How’s this for an idea; http://www.mobilephonexchange.co.uk/ are currently offering vouchers from well known high street brands in exchange for your old mobile phone. Why not trade that old phone stuck in the drawer and use the vouchers as Christmas presents!
Why not donate any old or unusable furniture to a local charity, school or community project. http://www.frn.org.uk/
Look for the Recycle symbol on any household products and put them in the correct bin, or collect them in a container over several weeks and take them to your local council tip. Almost all have targets for recycling waste. If you don’t know the location of your local recycling center, call your local council to find out.
Remove labels, if you can, and take the lids off plastic bottles as they are often made from a different type of plastic.
Paper or card contaminated by waste food can’t be recycled into paper again so really should go into your main bin or if it isn’t too messy throw it onto your compost heap.
Batteries are hazardous waste and should always be recycled. Always refill printer cartridges rather than buy new as this is just piling up more plastic. http://www.recycling-guide.org.uk/
As well as recycling as much as you can look for products made from recycled materials to complete the cycle.
I’d like to finish this post with a few interesting facts about recycling.
- 13 billion plastic carrier bags are used in the UK each year.
- Up to 60% of the rubbish that is in your dustbin could be recycled.
- 1 recycled plastic bottle would save enough energy to power a 60-watt light bulb for 3 hours.
- On average, 16% of the money you spend on a product pays for the packaging, which ultimately ends up as rubbish.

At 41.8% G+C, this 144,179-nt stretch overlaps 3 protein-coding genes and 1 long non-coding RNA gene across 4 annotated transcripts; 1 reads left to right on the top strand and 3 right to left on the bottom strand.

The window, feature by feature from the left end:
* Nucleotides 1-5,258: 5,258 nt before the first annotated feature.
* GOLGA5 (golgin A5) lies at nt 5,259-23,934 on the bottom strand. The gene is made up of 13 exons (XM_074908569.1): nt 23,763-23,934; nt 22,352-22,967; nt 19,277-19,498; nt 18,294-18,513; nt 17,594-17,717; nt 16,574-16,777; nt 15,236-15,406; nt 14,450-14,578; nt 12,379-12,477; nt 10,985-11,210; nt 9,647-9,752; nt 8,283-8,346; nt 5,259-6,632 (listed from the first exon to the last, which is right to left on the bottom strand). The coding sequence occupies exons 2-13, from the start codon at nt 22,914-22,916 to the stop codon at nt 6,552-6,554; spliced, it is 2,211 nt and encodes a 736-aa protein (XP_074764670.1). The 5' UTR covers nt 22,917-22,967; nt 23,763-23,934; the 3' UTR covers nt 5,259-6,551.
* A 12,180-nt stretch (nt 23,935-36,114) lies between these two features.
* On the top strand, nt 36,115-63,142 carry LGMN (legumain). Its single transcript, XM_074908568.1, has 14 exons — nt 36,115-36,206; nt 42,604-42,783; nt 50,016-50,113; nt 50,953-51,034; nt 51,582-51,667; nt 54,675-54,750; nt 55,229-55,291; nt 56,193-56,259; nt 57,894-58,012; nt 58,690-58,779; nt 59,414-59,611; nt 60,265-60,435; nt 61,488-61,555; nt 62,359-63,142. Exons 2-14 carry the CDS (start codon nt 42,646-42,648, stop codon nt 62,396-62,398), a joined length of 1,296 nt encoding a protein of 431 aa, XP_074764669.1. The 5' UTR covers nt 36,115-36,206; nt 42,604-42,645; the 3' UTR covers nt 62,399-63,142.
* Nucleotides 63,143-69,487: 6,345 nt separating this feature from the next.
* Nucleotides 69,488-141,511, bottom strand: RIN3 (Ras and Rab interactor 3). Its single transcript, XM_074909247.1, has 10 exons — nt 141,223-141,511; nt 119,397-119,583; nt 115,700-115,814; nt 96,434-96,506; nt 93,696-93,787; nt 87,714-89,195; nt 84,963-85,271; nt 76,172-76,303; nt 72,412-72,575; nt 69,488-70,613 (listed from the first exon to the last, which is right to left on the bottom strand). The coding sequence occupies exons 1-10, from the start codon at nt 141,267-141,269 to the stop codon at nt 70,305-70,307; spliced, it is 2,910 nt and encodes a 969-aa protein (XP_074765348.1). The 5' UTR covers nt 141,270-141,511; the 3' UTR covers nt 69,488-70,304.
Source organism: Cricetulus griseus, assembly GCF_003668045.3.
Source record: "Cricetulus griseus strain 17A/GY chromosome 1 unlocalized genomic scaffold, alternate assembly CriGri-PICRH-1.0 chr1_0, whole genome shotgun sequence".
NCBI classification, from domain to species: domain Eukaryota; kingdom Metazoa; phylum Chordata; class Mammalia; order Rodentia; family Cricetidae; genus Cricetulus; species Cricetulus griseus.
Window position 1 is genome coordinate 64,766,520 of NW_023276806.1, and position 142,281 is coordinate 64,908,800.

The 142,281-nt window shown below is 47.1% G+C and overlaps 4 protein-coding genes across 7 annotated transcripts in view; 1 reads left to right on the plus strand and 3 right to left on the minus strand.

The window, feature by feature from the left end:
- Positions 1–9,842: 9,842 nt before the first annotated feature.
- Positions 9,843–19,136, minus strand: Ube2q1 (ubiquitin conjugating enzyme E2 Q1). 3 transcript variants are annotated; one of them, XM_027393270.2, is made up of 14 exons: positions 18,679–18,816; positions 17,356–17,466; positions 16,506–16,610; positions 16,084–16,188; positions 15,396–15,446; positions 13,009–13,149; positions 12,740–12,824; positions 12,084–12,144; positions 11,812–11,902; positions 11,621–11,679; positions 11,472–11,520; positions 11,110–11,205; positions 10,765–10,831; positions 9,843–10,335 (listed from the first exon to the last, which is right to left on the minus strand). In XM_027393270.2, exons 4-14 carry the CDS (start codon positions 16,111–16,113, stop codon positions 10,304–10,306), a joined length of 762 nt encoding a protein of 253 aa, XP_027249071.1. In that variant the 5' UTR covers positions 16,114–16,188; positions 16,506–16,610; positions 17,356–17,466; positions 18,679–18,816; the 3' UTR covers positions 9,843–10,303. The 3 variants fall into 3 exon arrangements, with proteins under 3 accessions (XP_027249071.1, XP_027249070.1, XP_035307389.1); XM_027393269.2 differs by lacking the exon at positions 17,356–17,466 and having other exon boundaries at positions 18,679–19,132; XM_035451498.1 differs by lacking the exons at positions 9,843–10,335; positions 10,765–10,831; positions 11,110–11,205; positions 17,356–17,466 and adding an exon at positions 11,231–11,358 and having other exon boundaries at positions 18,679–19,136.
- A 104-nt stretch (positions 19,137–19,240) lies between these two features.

- £36,000,000 worth of aluminium is thrown away each year.
- It takes 24 trees to make 1 ton of newspaper
- Most families throw away about 40kg of plastic per year, which could otherwise be recycled.
- Plastic can take up to 500 years to decompose.
… and finally, how about trying to reduce your energy consumption and at the same time save money by:
- Turning your thermostat down by just 1˚C and cut your heating bills by up to 10%
- Keep your hot water cylinder thermostat at 60˚C or below
- Always turn off the lights in empty rooms
- Don’t leave equipment on charge unnecessarily
- Wash your clothes at 30˚ and you’ll use 40% less energy
- Have a shower instead of a bath; it uses 2/3rds less energy, if you must have a bath have one with your partner 😉
- Use energy saving light bulbs. At Blackbirds we’ve seen considerable savings as a result of having 25% of the new build fitted with energy saving fittings
- Fix any dripping taps, in particular hot water taps so you’re not wasting hot water and ultimately your hard earned cash
- Insulate, Insulate, Insulate! It is the single most effective way to reduce wasted energy and reduce CO2 emissions
- Choose appliances with the Energy Saving Recommended logo, which are the most efficient in their category and can save up to £45 a year
- There is so much more we can all do without too much effort, so give it a go and who knows together we might just make a difference.